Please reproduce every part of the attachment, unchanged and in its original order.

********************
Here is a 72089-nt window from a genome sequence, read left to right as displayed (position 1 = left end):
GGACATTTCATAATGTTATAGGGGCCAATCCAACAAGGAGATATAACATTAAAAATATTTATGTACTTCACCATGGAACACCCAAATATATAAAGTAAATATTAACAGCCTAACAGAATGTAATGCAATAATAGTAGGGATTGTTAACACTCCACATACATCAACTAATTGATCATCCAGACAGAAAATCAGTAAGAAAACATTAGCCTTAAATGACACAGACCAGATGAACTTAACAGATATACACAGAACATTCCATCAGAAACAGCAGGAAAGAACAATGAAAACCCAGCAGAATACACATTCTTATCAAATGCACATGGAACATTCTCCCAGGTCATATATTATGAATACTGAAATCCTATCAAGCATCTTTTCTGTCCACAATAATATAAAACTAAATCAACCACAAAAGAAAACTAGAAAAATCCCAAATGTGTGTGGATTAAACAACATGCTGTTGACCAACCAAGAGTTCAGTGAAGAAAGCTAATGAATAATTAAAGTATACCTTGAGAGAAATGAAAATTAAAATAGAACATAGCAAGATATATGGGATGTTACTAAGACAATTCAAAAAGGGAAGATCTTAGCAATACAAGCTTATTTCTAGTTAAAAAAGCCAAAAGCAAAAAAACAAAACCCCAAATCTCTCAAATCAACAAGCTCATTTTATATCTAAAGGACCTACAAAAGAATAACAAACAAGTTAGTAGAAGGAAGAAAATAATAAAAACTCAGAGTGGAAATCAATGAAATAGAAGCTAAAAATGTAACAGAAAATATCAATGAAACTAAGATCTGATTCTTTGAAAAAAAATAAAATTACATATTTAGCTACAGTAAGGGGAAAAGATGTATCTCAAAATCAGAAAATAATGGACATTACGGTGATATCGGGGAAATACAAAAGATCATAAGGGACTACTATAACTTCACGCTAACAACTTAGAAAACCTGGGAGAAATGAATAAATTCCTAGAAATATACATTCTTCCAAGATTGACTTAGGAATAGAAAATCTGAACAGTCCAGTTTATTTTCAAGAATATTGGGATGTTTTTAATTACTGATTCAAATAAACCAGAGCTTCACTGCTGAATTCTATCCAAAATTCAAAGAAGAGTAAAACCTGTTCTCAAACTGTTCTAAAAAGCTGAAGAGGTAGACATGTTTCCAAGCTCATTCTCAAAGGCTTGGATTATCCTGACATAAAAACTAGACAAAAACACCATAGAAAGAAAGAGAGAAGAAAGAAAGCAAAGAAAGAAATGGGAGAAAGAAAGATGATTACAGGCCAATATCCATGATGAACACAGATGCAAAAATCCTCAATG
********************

Here is a 72089-nt window from a genome sequence, read left to right as displayed (position 1 = left end):
GGACATTTCATAATGTTATAGGGGCCAATCCAACAAGGAGATATAACATTAAAAATATTTATGTACTTCACCATGGAACACCCAAATATATAAAGTAAATATTAACAGCCTAACAGAATGTAATGCAATAATAGTAGGGATTGTTAACACTCCACATACATCAACTAATTGATCATCCAGACAGAAAATCAGTAAGAAAACATTAGCCTTAAATGACACAGACCAGATGAACTTAACAGATATACACAGAACATTCCATCAGAAACAGCAGGAAAGAACAATGAAAACCCAGCAGAATACACATTCTTATCAAATGCACATGGAACATTCTCCCAGGTCATATATTATGAATACTGAAATCCTATCAAGCATCTTTTCTGTCCACAATAATATAAAACTAAATCAACCACAAAAGAAAACTAGAAAAATCCCAAATGTGTGTGGATTAAACAACATGCTGTTGACCAACCAAGAGTTCAGTGAAGAAAGCTAATGAATAATTAAAGTATACCTTGAGAGAAATGAAAATTAAAATAGAACATAGCAAGATATATGGGATGTTACTAAGACAATTCAAAAAGGGAAGATCTTAGCAATACAAGCTTATTTCTAGTTAAAAAAGCCAAAAGCAAAAAAACAAAACCCCAAATCTCTCAAATCAACAAGCTCATTTTATATCTAAAGGACCTACAAAAGAATAACAAACAAGTTAGTAGAAGGAAGAAAATAATAAAAACTCAGAGTGGAAATCAATGAAATAGAAGCTAAAAATGTAACAGAAAATATCAATGAAACTAAGATCTGATTCTTTGAAAAAAAATAAAATTACATATTTAGCTACAGTAAGGGGAAAAGATGTATCTCAAAATCAGAAAATAATGGACATTACGGTGATATCGGGGAAATACAAAAGATCATAAGGGACTACTATAACTTCACGCTAACAACTTAGAAAACCTGGGAGAAATGAATAAATTCCTAGAAATATACATTCTTCCAAGATTGACTTAGGAATAGAAAATCTGAACAGTCCAGTTTATTTTCAAGAATATTGGGATGTTTTTAATTACTGATTCAAATAAACCAGAGCTTCACTGCTGAATTCTATCCAAAATTCAAAGAAGAGTAAAACCTGTTCTCAAACTGTTCTAAAAAGCTGAAGAGGTAGACATGTTTCCAAGCTCATTCTCAAAGGCTTGGATTATCCTGACATAAAAACTAGACAAAAACACCATAGAAAGAAAGAGAGAAGAAAGAAAGCAAAGAAAGAAATGGGAGAAAGAAAGATGATTACAGGCCAATATCCATGATGAACACAGATGCAAAAATCCTCAATG